Anyone who has gone through the process of mapping out their retirement knows there can be a lot to keep in mind. One question we frequently hear during the process is: “Should I pay off my mortgage before I retire?”
My name is Jacob Merk, Vice President of Investment Strategy with Provident Financial Consultants. Let’s review a few different considerations when you’re deciding if you should pay off your mortgage before you retire:
1. Pay off your mortgage
Your monthly mortgage payment may be a large part of your available capital, especially in retirement. Eliminating your mortgage payment can significantly reduce the amount of cash you need to meet monthly expenses in retirement.
2. Pay off (other) debt
Before you pay down your mortgage, any extra cash might be better suited to paying off other kinds of debt that carry higher interest rates, especially non-deductible debt, such as credit card balances.
3. You maintain your mortgage during retirement to take advantage of the Opportunity Cost.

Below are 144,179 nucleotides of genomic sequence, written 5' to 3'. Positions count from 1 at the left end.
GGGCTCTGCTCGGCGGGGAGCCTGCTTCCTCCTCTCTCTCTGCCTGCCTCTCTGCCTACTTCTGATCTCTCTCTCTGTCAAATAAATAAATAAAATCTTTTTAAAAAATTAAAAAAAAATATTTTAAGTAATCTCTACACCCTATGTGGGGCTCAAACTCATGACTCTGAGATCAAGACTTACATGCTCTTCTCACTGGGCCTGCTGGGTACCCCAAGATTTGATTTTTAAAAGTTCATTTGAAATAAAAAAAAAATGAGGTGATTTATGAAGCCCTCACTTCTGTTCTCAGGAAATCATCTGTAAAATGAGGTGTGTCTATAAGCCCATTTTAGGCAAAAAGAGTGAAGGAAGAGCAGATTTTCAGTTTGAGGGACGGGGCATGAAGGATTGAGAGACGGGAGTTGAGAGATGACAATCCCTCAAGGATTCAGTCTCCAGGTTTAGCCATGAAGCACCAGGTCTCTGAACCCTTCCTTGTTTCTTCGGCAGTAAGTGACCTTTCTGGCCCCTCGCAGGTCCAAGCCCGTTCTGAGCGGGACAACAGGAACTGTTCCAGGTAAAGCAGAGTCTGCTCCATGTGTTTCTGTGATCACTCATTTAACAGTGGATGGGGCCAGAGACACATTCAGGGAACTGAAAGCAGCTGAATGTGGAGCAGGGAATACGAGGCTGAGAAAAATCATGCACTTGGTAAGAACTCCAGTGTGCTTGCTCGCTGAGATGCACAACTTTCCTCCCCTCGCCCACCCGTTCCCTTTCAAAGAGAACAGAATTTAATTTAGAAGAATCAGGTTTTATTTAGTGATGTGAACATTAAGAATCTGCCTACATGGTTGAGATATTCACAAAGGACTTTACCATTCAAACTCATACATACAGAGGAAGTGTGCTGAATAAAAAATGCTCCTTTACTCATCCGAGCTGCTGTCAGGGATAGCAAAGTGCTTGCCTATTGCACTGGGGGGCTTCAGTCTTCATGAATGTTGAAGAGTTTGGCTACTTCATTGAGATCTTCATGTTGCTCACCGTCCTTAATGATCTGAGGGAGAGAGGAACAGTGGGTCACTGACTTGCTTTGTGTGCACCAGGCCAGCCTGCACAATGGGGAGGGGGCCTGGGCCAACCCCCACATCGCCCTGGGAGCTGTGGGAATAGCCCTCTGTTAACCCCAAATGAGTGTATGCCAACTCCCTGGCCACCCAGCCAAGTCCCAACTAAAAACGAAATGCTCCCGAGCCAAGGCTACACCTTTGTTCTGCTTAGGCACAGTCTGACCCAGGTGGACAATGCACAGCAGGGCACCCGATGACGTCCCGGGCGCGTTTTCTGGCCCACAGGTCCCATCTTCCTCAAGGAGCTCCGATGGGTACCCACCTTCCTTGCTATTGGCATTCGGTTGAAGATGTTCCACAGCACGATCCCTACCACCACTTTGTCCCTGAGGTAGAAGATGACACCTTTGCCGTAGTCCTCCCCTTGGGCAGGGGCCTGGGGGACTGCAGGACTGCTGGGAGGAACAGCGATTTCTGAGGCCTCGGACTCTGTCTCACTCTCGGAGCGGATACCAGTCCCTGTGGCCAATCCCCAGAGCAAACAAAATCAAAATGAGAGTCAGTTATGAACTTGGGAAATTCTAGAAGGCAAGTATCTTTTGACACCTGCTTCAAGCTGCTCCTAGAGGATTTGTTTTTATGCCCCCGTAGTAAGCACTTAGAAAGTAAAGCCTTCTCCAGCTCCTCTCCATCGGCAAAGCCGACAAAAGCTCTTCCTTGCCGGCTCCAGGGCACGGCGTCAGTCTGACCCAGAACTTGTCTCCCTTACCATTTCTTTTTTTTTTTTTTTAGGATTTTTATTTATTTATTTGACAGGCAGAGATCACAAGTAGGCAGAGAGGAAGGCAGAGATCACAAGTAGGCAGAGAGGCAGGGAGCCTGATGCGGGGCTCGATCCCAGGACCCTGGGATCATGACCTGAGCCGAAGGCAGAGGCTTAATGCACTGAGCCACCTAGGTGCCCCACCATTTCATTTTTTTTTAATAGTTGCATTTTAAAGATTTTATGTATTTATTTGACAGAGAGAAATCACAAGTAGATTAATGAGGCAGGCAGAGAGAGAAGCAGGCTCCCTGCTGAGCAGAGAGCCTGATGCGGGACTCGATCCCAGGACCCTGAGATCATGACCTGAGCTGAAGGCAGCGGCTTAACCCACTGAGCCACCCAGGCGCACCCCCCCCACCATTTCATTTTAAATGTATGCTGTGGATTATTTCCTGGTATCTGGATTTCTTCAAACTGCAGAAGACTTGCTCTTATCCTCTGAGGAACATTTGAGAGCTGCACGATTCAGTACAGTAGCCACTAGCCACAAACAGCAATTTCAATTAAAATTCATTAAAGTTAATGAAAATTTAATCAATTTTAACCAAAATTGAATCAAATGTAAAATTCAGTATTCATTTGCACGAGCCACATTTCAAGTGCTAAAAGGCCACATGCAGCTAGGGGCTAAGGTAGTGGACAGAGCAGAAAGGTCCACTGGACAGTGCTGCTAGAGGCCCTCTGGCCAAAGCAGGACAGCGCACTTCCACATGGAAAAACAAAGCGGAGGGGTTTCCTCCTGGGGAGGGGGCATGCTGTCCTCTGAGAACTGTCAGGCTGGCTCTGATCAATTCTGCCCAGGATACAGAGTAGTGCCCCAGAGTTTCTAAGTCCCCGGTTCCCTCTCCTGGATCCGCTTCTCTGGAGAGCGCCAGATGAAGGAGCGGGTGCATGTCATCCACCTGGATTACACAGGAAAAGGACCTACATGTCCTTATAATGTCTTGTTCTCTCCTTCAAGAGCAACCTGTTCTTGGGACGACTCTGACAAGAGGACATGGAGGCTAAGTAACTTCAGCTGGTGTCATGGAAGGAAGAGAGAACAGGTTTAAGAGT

Imagine you have $300,000 set aside to pay off your mortgage. But rather than using those funds to pay off your mortgage, you instead invest that money. I know it can be tempting to stop making a monthly payment, but what if that $300,000 earned a hypothetical 6% for the next five years? You would have a little more than $400,000. Yes, your house may appreciate in value over the same period of time, but you should consider all your choices for that lump-sum of money.
4. Make your mortgage work during tax time.
Some homeowners benefit from a mortgage interest deduction on their taxes. Here's how it works: the amount you pay in mortgage interest is deducted from your gross income, which reduces your federal income tax burden. But remember, the further along you are toward paying off your mortgage, the less interest you’re paying, in which case this option may not be a benefit worth taking advantage of. If you’re unsure if you’ll be able to take advantage of this mortgage benefit, it’s best to consult your financial professional.
If you would like to review these options with me so we can see what might make the most sense to you, I encourage you to reach out.
This information is not intended to be a substitute for specific individualized tax advice. We suggest that you discuss your specific tax issues with a qualified tax advisor.